Thoughts on Ethnocentrism from the angle of unintentionality in Genesis 20.1-7

Genesis 20.1-7
1 From there Abraham traveled to the region of the Negev and settled between Kadesh and Shur. While he was staying in Gerar, 2 Abraham said about his wife Sarah, “She is my sister.” So King Abimelech of Gerar had Sarah brought to him.
3 But God came to Abimelech in a dream by night and said to him, “You are about to die because of the woman you have taken, for she is a married woman.”
4 Now Abimelech had not approached her, so he said, “Lord, would you destroy a nation even though it is innocent? 5 Didn’t he himself say to me, ‘She is my sister’? And she herself said, ‘He is my brother.’ I did this with a clear conscience and clean hands.”
6 Then God said to him in the dream, “Yes, I know that you did this with a clear conscience. I have also kept you from sinning against me. Therefore I have not let you touch her. 7 Now return the man’s wife, for he is a prophet, and he will pray for you and you will live. But if you do not return her, know that you will certainly die, you and all who are yours.”
Abraham lied to Abimelech about his wife Sarah, being merely his sister. So Abimelech took Sarah to be one of his wives. God threatened Abimelech with death because he was about to sleep with a married woman. Abimelech pleaded his ignorance and a clear conscience. God affirmed that Abimelech had a clear conscience, was unaware, and that is why God kept him from sinning by sleeping with Sarah. But if after being warned and made aware Abimelech slept with her or did not return her to Abraham, he would have been guilty and justly sentenced.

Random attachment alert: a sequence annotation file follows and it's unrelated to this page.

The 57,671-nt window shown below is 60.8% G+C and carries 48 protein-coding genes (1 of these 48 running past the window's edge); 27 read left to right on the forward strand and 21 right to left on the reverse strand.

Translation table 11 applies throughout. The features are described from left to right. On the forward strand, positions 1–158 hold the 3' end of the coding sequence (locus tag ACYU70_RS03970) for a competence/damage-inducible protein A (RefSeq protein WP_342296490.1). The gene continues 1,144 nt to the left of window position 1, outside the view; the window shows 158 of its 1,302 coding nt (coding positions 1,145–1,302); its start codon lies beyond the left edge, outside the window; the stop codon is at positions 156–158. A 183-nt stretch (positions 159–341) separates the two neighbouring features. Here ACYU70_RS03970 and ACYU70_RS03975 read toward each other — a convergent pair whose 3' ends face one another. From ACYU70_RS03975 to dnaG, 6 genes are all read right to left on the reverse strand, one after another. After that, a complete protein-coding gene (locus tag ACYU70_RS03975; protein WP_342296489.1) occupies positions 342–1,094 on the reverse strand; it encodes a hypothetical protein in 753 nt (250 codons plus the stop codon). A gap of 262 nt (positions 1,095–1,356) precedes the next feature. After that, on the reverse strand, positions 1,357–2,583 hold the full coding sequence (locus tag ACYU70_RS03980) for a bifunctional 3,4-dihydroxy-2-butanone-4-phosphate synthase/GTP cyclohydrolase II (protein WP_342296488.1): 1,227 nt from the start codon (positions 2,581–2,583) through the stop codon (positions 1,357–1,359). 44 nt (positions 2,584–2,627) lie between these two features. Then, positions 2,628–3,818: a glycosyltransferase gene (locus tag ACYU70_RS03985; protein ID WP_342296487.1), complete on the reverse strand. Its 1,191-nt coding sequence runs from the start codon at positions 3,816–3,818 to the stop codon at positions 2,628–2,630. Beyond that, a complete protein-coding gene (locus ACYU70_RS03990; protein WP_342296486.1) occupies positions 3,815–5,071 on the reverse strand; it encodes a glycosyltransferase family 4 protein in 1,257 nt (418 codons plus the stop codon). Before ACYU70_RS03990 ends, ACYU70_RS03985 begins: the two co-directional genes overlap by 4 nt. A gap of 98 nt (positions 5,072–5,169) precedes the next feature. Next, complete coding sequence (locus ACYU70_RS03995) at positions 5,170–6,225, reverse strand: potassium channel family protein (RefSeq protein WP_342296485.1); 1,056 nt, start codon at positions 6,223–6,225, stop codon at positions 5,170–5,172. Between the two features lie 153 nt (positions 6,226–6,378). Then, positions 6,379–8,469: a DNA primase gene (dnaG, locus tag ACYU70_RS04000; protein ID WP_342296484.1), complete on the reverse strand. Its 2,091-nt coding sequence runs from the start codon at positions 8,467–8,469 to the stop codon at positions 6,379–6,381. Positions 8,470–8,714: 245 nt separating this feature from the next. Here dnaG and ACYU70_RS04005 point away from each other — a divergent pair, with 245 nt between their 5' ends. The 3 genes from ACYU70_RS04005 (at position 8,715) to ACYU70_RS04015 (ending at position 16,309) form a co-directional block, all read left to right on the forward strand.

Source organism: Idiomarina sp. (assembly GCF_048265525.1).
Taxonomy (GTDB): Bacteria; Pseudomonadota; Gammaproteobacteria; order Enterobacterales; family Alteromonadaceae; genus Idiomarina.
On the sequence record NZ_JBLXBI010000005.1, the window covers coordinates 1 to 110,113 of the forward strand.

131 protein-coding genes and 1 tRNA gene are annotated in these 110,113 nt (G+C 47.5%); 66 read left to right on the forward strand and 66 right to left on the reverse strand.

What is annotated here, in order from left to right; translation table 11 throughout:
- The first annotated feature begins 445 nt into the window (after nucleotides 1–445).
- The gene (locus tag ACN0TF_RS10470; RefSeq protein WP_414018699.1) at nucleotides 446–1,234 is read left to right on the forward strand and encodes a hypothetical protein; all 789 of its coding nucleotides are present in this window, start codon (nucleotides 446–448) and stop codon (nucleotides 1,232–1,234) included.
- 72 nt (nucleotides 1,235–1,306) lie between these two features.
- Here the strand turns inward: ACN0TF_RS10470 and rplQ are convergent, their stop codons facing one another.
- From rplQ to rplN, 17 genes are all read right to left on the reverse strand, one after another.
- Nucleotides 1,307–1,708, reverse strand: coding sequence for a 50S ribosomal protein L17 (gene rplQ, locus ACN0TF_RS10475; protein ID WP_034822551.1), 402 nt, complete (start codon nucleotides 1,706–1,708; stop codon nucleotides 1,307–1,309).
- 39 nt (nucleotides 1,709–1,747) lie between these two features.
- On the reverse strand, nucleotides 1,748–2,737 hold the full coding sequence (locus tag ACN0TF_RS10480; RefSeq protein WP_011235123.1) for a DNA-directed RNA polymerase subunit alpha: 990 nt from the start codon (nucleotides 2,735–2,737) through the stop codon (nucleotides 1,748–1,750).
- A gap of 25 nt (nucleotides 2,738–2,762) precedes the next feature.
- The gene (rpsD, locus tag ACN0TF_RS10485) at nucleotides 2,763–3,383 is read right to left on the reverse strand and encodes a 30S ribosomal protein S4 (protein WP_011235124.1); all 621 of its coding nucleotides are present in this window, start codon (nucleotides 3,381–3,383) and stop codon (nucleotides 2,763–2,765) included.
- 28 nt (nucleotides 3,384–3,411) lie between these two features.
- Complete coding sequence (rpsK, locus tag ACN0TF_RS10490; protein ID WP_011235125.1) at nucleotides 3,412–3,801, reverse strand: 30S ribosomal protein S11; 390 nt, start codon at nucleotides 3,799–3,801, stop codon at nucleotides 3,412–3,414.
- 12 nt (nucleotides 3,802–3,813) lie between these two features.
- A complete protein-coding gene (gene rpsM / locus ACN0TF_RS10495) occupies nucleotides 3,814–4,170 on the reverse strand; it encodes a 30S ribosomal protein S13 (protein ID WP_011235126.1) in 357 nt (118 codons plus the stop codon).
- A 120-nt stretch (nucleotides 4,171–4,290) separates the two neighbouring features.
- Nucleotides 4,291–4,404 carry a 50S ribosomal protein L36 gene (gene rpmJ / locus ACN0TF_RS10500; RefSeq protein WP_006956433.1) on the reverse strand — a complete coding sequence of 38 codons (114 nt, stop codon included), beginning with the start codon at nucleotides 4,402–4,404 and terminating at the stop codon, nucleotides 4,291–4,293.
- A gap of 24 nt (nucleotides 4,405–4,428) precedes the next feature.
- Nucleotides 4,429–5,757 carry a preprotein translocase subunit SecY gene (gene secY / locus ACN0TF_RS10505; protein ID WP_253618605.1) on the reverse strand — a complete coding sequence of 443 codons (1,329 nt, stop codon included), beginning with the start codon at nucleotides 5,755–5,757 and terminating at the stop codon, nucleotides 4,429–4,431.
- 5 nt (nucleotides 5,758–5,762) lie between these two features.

A few observations:
(1) Abimelech unintentionally dishonored Abraham’s marriage by taking Sarah.
(2) Abimelech did not yet “sin” because (1) he did not know and (2) he did not sleep with her. One can sin with motives or actions. At this point Abimelech did neither.
(3) When Abimelech was made aware of the situation he was now accountable to not proceed with his actions.
How could this apply to the ethnic harmony/reconciliation conversation?
If ethnocentric structural oppression still exists today, then
(1) SJG Christians may be unaware of it.
(2) May not be sinning if they are not perpetuating it.
(3) They are being made aware of it by other voices and pastors and leaders in sermons, conferences, articles, blog posts, books, and podcasts.
(4) Those who disciple others to minimize or ignore the problem perpetuate the oppression unintentionally, which is the sin that pastors and other disciplers are guilty of in their public teaching and discipleship ministries.
The SJG statement assumes there is not a massive problem today. That assumption is a moral and ethical problem for the drafters and signers, in my view.
Now, if ethnocentric structural oppression toward African Americans does not exist today then these SJG drafters and signers are correct and I need to understand, repent, and stop putting false guilt and claiming people of sin when they are in fact not sinning.

About pjtibayan

P. J. loves Jesus Christ and lives to share life and share Jesus together with Bethany Baptist Church of Bellflower primarily to Southeast Los Angeles County. P. J. has been pastoring since 2002 and earned a doctorate in biblical theology from Southern Seminary (D.Min.). He blogs regularly at
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